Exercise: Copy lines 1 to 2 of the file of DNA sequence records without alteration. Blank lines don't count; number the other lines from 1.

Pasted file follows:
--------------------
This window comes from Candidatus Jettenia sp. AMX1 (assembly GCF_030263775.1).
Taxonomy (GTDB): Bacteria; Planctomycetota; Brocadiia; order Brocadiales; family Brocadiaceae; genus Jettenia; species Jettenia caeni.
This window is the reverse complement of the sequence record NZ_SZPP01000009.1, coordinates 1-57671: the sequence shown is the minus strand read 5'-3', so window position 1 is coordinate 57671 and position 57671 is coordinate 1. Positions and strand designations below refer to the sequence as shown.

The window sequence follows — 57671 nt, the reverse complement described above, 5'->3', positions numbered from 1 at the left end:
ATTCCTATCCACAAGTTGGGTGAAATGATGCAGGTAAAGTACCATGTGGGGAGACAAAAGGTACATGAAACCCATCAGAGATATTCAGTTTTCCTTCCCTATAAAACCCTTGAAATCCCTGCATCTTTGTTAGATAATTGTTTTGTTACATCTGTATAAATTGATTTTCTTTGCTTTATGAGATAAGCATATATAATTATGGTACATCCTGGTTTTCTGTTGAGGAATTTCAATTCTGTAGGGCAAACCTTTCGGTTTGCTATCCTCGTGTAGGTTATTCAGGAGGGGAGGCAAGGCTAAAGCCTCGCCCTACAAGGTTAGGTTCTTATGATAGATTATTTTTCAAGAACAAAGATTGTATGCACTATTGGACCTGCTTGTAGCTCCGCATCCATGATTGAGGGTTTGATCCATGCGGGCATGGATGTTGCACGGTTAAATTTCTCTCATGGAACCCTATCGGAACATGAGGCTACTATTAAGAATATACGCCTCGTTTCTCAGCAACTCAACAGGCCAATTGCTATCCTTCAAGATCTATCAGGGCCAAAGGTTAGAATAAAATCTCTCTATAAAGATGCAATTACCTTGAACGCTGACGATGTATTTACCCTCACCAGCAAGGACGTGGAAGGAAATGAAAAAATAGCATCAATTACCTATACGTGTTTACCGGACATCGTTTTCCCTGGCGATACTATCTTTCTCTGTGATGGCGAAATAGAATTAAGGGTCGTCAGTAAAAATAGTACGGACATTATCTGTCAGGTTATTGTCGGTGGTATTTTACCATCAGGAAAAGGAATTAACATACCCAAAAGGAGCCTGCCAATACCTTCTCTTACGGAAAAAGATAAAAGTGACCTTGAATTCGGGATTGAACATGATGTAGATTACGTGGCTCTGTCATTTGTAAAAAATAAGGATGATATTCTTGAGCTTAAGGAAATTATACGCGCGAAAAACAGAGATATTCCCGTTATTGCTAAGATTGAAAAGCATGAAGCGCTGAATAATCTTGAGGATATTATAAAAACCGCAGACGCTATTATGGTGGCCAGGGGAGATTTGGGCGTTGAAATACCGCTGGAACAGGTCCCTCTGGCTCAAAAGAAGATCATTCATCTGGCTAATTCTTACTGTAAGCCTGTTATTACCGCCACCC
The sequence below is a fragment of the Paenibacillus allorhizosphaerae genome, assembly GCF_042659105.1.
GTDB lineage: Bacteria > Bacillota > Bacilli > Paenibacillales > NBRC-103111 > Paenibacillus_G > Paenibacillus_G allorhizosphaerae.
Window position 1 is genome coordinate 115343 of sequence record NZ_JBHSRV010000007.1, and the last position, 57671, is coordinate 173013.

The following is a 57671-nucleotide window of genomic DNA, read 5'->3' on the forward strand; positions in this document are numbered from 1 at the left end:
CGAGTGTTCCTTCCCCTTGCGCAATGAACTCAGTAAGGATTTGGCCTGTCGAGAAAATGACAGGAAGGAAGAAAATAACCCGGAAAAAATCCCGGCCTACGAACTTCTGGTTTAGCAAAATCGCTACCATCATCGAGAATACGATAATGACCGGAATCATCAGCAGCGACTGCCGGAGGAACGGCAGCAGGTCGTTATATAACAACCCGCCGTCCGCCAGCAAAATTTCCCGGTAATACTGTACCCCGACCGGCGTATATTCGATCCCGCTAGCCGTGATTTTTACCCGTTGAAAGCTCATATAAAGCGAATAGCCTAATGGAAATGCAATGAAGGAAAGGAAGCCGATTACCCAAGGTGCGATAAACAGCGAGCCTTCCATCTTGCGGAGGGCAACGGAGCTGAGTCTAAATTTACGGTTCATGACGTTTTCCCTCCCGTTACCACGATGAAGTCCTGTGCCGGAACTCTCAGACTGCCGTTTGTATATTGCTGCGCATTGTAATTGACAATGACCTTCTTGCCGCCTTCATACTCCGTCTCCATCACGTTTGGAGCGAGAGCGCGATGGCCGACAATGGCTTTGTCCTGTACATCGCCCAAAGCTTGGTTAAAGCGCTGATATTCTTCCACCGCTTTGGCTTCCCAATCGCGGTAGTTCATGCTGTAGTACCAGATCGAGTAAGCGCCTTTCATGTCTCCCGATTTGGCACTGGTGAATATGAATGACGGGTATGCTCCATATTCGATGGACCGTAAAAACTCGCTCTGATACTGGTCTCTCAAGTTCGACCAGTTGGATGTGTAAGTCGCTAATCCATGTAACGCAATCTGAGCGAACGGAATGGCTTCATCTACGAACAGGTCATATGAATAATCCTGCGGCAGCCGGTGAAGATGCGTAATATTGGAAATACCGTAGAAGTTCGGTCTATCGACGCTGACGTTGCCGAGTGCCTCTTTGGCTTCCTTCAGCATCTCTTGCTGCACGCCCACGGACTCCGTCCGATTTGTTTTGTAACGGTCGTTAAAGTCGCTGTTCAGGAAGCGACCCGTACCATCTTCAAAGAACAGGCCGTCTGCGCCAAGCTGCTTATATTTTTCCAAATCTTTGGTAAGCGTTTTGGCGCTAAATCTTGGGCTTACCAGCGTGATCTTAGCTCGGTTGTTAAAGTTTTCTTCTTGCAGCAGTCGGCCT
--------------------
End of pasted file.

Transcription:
This window comes from Candidatus Jettenia sp. AMX1 (assembly GCF_030263775.1).
Taxonomy (GTDB): Bacteria; Planctomycetota; Brocadiia; order Brocadiales; family Brocadiaceae; genus Jettenia; species Jettenia caeni.